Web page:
Saturday began, as all Saturdays should, with a sleep-in, followed by breakfast. We went for a road trip inland, to the Wairarapa area. To get there from Wellington meant crossing a mountain range, known as Rimutaka’s. This was my first introduction to the sorts of roads I’d be travelling on for the next two weeks. Almost without exception one lane each way, twisting and curving, etched into the contours of the mountains. Sheer rises on one side, dramatic falls on the other. At least on this road the relevant traffic authority had deigned to provide a barrier between the roadway and the steep drop just beyond – other roads later in the trip weren’t so fortunate.
The area is famous for its wineries, so we stopped by at a couple – Ata Rangi and Te Kairanga – to taste their wares. I was quite grateful for the superior knowledge and experience of my brother in law in this area – he was able to explain the process, expound the virtues of different kinds of wine, and most importantly, provide an example that I could follow and pretend I knew what I was doing. I’d never been wine tasting before, but I’m quite glad I have now. I took note of some of the wines I found agreeable after discovering most were available in Australia.
We had lunch at a cafe in Martinborough, where I ate some delicious corn fritters topped with avocado, sour cream, bacon and sweet chilli sauce. Not exactly the most healthy of lunches, but the fantastic flavour made up for it. After lunch, we drove to Carterton to visit Stonehenge Aotearoa – a replica of Stonehenge, adjusted to function correctly as a calendar in relation to its latitude and longitude. Unfortunately when we arrived, we learned that a 90 minute tour had commenced about 30 minutes ago, so we’d have to wait about an hour before we could visit. We decided it wasn’t quite worth waiting around for an hour, so I took some photos from the car park, and we headed home. That night was Wellington’s CYC, so I got to catch up with some vaguely familiar faces.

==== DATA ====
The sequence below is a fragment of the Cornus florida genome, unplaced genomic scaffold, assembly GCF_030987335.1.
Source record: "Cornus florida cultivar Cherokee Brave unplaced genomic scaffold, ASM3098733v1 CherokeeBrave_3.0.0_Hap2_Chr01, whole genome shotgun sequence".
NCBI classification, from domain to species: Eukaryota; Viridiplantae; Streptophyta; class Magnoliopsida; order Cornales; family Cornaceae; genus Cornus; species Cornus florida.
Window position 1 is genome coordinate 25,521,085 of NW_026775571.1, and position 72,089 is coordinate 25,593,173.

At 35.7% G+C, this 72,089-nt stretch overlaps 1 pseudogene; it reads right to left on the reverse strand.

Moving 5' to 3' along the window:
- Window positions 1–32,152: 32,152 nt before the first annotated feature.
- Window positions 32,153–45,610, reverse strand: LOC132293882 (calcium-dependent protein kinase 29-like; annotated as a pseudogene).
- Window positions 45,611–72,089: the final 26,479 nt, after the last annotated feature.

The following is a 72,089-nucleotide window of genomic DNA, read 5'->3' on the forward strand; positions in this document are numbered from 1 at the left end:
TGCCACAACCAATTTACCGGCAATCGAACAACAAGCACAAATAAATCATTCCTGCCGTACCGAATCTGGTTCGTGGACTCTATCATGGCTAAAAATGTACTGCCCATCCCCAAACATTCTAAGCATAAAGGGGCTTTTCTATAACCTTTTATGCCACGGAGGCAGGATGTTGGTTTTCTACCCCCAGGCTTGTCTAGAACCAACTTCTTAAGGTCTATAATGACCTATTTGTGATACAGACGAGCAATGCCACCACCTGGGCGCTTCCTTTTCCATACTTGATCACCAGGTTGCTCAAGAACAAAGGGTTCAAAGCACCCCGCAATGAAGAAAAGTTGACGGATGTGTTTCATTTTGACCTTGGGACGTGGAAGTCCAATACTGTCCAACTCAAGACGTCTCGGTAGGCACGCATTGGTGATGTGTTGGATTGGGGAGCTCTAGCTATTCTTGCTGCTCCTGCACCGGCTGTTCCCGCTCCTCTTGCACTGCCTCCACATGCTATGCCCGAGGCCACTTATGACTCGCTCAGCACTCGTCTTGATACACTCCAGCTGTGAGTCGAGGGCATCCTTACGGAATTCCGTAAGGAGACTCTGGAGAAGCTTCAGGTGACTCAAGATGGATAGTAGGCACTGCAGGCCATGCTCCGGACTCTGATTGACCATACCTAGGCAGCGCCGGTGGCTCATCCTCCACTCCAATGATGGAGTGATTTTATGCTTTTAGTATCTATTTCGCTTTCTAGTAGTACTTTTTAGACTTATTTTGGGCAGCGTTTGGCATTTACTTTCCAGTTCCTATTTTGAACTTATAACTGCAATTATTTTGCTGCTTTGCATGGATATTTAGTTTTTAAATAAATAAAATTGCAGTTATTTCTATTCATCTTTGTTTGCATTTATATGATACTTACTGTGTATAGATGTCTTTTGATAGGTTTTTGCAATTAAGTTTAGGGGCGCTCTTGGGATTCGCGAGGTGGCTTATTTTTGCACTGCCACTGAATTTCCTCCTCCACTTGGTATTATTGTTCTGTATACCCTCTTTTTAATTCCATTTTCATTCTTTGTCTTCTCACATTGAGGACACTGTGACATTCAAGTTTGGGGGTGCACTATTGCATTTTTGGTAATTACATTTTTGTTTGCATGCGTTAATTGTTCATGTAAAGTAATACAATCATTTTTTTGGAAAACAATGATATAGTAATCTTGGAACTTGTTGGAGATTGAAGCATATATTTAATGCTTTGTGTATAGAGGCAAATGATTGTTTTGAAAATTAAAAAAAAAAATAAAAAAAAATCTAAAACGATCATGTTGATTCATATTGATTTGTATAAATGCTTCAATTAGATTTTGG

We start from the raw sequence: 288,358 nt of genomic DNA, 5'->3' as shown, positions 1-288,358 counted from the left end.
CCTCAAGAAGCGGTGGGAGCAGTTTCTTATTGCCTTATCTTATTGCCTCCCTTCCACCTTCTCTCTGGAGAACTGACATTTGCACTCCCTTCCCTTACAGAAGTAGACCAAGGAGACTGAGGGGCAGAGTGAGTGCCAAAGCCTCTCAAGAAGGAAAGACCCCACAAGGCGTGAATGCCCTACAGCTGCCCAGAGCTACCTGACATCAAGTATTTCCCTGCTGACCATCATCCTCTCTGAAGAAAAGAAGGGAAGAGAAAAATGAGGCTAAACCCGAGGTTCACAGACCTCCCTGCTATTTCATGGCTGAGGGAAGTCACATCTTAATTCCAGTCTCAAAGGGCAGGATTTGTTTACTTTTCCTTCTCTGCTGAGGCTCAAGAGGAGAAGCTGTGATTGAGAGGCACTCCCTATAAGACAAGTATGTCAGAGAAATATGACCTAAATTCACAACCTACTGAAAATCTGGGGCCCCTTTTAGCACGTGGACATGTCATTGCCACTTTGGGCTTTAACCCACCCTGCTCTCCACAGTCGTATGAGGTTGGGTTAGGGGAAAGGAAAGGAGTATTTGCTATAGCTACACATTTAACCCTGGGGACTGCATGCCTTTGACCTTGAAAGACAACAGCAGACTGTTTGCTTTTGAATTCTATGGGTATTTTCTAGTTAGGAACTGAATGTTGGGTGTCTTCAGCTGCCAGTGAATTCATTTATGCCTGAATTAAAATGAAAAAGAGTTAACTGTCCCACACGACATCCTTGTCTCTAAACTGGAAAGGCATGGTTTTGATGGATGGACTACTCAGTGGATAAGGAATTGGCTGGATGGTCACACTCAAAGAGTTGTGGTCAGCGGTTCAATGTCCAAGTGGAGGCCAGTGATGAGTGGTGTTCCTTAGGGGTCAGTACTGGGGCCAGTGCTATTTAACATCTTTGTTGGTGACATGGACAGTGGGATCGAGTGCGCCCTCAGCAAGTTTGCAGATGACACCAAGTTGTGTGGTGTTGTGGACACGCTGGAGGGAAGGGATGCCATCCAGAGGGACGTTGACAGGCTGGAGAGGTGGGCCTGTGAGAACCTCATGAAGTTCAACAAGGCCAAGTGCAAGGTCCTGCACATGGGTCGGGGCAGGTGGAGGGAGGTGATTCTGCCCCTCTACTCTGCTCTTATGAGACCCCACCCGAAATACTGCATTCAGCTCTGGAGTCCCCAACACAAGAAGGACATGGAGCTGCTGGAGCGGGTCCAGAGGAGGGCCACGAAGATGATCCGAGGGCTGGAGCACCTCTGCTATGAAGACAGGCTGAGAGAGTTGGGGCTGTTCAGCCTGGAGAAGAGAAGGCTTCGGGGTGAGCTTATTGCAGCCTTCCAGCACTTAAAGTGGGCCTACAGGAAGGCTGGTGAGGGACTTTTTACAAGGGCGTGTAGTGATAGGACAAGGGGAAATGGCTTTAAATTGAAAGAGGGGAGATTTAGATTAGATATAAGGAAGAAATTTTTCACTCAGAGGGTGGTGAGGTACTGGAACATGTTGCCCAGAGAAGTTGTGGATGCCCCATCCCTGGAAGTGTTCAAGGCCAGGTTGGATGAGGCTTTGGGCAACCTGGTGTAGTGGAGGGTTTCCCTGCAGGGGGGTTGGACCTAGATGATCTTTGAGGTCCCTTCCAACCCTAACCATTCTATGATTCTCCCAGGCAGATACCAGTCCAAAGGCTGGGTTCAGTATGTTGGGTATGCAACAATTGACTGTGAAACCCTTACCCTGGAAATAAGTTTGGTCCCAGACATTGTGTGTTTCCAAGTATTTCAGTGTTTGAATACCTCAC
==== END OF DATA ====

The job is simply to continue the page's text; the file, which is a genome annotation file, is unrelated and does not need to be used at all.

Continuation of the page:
Sunday morning I woke up to the sound of rain falling on the roof and streaming down the windows. It was falling softly, although an occasional gust of wind flung the rain onto the window with greater force. We had the Nicholls family and Lance over for a delicious roast lunch, followed by an afternoon relaxing.
Monday I caught a lift with Jonners into Wellington city. The day started off cloudy and windy, and slowly progressed to being sunny and windy. Wellington was certainly living up to it’s reputation as being windy.
The ferry we were booked on departed at 2pm, so I planned to take things easy, and relax in a coffee shop with my book. Steve’s flight from Auckland was due in about 10, although it was after 11 by the time he showed up at the train station. He needed to charge the battery for his camera, so we went back to the coffee shop and begged to use a power point for a while. It probably helped that I knew the person I was asking – I don’t think I’d have the guts to ask some total stranger if I could use a power point in their shop for an hour or so.